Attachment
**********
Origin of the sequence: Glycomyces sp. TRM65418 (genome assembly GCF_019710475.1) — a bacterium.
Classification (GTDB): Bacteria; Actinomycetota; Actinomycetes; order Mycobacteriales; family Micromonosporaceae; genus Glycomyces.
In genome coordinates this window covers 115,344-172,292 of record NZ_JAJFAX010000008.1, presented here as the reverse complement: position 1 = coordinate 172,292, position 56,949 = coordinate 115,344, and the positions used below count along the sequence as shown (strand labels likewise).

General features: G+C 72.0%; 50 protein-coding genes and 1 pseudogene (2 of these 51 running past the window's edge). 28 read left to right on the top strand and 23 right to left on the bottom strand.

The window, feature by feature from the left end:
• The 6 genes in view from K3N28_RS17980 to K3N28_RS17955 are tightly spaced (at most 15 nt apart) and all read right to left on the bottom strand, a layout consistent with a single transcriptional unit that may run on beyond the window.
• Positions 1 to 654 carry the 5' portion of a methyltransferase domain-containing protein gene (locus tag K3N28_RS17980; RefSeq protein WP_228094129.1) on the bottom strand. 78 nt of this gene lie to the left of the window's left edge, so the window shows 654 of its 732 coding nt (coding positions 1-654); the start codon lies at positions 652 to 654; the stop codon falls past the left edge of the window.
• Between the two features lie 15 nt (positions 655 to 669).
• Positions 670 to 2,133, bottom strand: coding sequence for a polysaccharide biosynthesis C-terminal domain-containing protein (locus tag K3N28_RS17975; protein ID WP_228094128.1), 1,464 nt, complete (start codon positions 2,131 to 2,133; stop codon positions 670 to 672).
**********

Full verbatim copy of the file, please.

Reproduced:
Origin of the sequence: Glycomyces sp. TRM65418 (genome assembly GCF_019710475.1) — a bacterium.
Classification (GTDB): Bacteria; Actinomycetota; Actinomycetes; order Mycobacteriales; family Micromonosporaceae; genus Glycomyces.
In genome coordinates this window covers 115,344-172,292 of record NZ_JAJFAX010000008.1, presented here as the reverse complement: position 1 = coordinate 172,292, position 56,949 = coordinate 115,344, and the positions used below count along the sequence as shown (strand labels likewise).

General features: G+C 72.0%; 50 protein-coding genes and 1 pseudogene (2 of these 51 running past the window's edge). 28 read left to right on the top strand and 23 right to left on the bottom strand.

The window, feature by feature from the left end:
• The 6 genes in view from K3N28_RS17980 to K3N28_RS17955 are tightly spaced (at most 15 nt apart) and all read right to left on the bottom strand, a layout consistent with a single transcriptional unit that may run on beyond the window.
• Positions 1 to 654 carry the 5' portion of a methyltransferase domain-containing protein gene (locus tag K3N28_RS17980; RefSeq protein WP_228094129.1) on the bottom strand. 78 nt of this gene lie to the left of the window's left edge, so the window shows 654 of its 732 coding nt (coding positions 1-654); the start codon lies at positions 652 to 654; the stop codon falls past the left edge of the window.
• Between the two features lie 15 nt (positions 655 to 669).
• Positions 670 to 2,133, bottom strand: coding sequence for a polysaccharide biosynthesis C-terminal domain-containing protein (locus tag K3N28_RS17975; protein ID WP_228094128.1), 1,464 nt, complete (start codon positions 2,131 to 2,133; stop codon positions 670 to 672).